Grease Trap Overflow Backs Up Sewer Line Near Mississippi Restaurant
The aroma surrounding the Golden Arches of College Park was anything but appetizing Friday. Sewage was bubbling over from a manhole along Highway 11-80 next to the restaurant. David Nickles, the brave Public Works employee who came to fix the situation, says it's an unpleasant sense of déjà vu.
"We had taken care of it from last week and come out here and see this type of problem had occurred this quick again, that means the businessowner isn't taking proper care of their grease trap," Nickles says.
It's a common problem for commercial restaurants that cook with grease. If the owner doesn't properly maintain the restaurant's grease trap, that grease can end up in the sanitary sewer line, which solidifies and creates a blockage.
"People think that it's coming from us, but it's really not," Nickles explains. "These business owner's ain't doing what they need to do. They need to take care of the grease traps."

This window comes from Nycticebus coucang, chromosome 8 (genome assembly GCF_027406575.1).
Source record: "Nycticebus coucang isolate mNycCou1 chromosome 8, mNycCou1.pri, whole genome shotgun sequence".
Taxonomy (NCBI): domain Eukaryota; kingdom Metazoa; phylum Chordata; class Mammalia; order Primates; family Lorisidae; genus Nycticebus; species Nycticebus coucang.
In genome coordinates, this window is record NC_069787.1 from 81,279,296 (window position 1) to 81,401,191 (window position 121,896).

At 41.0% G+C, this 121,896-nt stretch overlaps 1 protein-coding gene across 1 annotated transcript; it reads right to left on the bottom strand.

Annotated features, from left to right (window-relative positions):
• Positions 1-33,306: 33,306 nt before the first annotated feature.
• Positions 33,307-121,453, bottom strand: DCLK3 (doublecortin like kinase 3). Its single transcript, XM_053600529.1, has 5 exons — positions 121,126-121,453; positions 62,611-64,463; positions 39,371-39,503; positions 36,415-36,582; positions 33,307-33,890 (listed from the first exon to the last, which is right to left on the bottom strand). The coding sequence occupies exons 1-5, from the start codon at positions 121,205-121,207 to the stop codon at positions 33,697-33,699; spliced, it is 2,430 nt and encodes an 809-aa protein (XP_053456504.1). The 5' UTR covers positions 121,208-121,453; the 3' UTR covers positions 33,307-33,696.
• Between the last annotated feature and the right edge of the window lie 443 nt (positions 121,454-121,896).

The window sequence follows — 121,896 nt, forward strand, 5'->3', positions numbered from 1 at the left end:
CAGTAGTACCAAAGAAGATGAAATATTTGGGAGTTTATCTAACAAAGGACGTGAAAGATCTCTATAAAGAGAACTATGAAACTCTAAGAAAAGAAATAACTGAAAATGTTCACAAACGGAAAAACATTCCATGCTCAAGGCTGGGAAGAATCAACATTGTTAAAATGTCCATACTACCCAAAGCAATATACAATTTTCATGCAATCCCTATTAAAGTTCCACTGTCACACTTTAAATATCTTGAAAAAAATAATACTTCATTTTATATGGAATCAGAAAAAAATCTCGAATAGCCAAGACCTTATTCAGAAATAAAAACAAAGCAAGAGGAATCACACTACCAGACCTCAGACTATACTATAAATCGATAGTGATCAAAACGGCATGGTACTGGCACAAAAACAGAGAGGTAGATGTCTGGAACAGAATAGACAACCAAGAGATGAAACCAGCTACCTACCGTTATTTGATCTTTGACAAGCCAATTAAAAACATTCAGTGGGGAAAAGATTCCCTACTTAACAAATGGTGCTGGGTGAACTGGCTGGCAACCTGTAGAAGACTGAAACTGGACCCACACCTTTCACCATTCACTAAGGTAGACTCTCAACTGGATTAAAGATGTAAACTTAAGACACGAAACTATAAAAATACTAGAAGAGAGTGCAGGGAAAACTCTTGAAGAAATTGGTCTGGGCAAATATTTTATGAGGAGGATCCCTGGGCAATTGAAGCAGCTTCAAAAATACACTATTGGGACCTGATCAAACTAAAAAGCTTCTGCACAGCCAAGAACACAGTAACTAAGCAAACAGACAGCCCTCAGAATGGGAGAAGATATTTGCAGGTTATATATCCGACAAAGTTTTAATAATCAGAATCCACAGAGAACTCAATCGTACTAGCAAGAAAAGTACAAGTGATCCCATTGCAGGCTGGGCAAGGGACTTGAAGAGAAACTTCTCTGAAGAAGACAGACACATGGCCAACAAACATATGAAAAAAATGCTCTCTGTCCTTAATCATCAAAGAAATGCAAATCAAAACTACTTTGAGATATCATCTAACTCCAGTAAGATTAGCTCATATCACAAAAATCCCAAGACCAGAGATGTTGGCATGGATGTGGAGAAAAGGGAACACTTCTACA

Right now, the city of Meridian doesn't have an ordinance that allows the city to regularly inspect business grease traps. Public Works Director Hugh Smith says thanks to recurring issues like this, that could soon change.
"That'll eliminate some of the problem in the sewer line," Nickles says. "I won't say all of them, but it'll eliminate a lot of them."
Nickles has cleaned up the mess, so now, you can order without holding your nose. The manager of McDonald's declined to comment on the situation but says the restaurant is still open for business.
To avoid the bad publicity from sewer overflows near your business, The Drain Strainer can prevent food solids from clogging restaurant drains and grease traps in commercial kitchens.